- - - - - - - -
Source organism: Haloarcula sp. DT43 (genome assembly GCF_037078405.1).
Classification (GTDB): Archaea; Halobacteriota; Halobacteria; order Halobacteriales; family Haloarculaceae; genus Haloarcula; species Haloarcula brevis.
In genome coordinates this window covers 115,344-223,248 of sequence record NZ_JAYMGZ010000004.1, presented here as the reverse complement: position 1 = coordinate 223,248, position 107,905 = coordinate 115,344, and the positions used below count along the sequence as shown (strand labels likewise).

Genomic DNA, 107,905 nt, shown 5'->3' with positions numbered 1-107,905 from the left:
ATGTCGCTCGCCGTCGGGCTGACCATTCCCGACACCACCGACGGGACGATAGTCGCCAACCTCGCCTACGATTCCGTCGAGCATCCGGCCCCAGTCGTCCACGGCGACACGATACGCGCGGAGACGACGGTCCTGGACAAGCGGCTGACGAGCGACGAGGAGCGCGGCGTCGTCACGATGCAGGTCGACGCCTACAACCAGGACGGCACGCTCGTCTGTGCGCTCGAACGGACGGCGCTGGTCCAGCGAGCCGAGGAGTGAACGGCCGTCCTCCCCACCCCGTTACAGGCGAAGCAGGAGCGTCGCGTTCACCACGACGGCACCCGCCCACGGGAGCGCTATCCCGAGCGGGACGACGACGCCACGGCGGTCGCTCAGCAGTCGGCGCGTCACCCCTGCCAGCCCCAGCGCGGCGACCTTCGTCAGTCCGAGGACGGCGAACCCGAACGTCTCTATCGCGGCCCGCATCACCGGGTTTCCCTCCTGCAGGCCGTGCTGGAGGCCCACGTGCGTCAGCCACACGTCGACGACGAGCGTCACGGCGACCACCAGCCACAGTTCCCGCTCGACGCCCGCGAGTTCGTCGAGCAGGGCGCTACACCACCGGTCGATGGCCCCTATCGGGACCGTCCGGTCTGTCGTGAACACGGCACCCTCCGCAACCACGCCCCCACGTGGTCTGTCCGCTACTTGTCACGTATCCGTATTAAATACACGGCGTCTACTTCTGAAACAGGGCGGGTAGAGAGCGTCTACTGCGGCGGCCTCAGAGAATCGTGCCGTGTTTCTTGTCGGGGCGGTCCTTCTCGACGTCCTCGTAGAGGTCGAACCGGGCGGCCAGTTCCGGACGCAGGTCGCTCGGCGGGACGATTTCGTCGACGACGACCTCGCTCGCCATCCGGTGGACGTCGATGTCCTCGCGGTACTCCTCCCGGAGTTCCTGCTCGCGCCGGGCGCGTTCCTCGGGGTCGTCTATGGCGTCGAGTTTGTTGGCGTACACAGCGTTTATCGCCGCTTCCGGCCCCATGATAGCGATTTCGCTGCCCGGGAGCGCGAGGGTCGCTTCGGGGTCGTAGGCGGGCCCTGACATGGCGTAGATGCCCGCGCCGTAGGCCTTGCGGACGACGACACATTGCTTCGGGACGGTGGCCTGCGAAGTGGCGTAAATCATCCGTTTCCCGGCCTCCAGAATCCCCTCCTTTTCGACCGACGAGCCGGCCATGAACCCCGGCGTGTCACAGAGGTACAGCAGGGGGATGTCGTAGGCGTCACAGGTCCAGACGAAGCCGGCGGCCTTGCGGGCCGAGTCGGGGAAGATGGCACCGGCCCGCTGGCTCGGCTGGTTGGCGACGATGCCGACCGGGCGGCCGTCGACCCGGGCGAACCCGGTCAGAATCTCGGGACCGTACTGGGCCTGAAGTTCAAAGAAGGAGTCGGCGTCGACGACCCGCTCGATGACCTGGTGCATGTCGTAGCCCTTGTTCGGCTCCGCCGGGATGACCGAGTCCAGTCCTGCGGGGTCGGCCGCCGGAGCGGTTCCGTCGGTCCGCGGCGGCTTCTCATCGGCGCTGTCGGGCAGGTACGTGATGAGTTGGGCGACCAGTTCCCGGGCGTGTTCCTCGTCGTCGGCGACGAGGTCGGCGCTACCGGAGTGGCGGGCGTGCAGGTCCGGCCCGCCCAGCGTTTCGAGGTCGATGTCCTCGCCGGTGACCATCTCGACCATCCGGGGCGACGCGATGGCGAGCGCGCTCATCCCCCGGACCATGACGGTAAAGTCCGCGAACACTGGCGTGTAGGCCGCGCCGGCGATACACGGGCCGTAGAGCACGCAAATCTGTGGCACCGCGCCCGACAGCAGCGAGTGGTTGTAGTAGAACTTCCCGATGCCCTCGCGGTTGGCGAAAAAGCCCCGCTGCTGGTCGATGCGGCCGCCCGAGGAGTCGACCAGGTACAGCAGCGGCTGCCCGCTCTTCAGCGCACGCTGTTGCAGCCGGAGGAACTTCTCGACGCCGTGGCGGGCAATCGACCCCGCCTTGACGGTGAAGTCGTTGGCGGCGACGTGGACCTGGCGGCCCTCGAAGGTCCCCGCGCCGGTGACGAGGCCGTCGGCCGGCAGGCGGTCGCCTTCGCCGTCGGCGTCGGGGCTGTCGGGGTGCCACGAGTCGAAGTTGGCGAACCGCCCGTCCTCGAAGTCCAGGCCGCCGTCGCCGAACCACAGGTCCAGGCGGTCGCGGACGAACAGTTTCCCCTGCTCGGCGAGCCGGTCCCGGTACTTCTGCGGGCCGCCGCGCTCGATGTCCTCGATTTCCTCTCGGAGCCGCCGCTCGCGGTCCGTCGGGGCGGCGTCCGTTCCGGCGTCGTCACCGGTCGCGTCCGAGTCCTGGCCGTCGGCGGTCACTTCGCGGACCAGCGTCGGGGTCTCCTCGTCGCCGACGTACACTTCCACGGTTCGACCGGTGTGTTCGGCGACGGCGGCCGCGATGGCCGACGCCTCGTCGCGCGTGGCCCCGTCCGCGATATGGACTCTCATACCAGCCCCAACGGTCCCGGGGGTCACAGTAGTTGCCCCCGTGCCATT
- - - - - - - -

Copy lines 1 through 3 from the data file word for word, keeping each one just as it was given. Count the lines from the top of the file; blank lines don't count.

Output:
Source organism: Haloarcula sp. DT43 (genome assembly GCF_037078405.1).
Classification (GTDB): Archaea; Halobacteriota; Halobacteria; order Halobacteriales; family Haloarculaceae; genus Haloarcula; species Haloarcula brevis.
In genome coordinates this window covers 115,344-223,248 of sequence record NZ_JAYMGZ010000004.1, presented here as the reverse complement: position 1 = coordinate 223,248, position 107,905 = coordinate 115,344, and the positions used below count along the sequence as shown (strand labels likewise).